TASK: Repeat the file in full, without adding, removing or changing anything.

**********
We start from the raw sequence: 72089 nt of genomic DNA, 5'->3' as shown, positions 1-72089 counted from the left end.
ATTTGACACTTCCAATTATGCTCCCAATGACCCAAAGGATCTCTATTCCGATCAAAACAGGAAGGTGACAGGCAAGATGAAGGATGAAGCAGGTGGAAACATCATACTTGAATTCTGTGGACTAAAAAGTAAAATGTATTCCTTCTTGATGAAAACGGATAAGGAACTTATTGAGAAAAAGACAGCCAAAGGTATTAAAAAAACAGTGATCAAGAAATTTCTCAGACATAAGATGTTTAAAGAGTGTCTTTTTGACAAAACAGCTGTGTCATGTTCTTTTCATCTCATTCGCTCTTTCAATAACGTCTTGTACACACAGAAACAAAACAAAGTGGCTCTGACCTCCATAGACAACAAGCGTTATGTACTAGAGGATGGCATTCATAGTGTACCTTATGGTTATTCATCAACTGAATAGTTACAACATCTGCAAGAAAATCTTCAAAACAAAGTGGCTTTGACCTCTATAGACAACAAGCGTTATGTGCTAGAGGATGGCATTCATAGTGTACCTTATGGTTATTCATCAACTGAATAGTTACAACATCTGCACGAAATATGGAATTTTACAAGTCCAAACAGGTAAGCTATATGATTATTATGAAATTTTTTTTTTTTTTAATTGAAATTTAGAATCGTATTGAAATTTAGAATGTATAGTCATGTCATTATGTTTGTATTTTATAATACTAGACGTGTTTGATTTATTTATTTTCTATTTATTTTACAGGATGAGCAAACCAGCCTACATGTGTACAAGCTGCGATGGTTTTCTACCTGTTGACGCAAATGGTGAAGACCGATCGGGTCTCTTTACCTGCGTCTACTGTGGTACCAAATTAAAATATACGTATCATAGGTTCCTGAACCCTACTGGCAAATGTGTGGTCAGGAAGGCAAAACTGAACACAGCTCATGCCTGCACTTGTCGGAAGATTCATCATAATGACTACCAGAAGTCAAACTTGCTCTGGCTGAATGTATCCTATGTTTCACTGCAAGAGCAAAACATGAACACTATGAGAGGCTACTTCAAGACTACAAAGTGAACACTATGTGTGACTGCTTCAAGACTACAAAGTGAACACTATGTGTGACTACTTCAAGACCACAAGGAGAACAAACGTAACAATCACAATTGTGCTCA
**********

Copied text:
We start from the raw sequence: 72089 nt of genomic DNA, 5'->3' as shown, positions 1-72089 counted from the left end.
ATTTGACACTTCCAATTATGCTCCCAATGACCCAAAGGATCTCTATTCCGATCAAAACAGGAAGGTGACAGGCAAGATGAAGGATGAAGCAGGTGGAAACATCATACTTGAATTCTGTGGACTAAAAAGTAAAATGTATTCCTTCTTGATGAAAACGGATAAGGAACTTATTGAGAAAAAGACAGCCAAAGGTATTAAAAAAACAGTGATCAAGAAATTTCTCAGACATAAGATGTTTAAAGAGTGTCTTTTTGACAAAACAGCTGTGTCATGTTCTTTTCATCTCATTCGCTCTTTCAATAACGTCTTGTACACACAGAAACAAAACAAAGTGGCTCTGACCTCCATAGACAACAAGCGTTATGTACTAGAGGATGGCATTCATAGTGTACCTTATGGTTATTCATCAACTGAATAGTTACAACATCTGCAAGAAAATCTTCAAAACAAAGTGGCTTTGACCTCTATAGACAACAAGCGTTATGTGCTAGAGGATGGCATTCATAGTGTACCTTATGGTTATTCATCAACTGAATAGTTACAACATCTGCACGAAATATGGAATTTTACAAGTCCAAACAGGTAAGCTATATGATTATTATGAAATTTTTTTTTTTTTTAATTGAAATTTAGAATCGTATTGAAATTTAGAATGTATAGTCATGTCATTATGTTTGTATTTTATAATACTAGACGTGTTTGATTTATTTATTTTCTATTTATTTTACAGGATGAGCAAACCAGCCTACATGTGTACAAGCTGCGATGGTTTTCTACCTGTTGACGCAAATGGTGAAGACCGATCGGGTCTCTTTACCTGCGTCTACTGTGGTACCAAATTAAAATATACGTATCATAGGTTCCTGAACCCTACTGGCAAATGTGTGGTCAGGAAGGCAAAACTGAACACAGCTCATGCCTGCACTTGTCGGAAGATTCATCATAATGACTACCAGAAGTCAAACTTGCTCTGGCTGAATGTATCCTATGTTTCACTGCAAGAGCAAAACATGAACACTATGAGAGGCTACTTCAAGACTACAAAGTGAACACTATGTGTGACTGCTTCAAGACTACAAAGTGAACACTATGTGTGACTACTTCAAGACCACAAGGAGAACAAACGTAACAATCACAATTGTGCTCA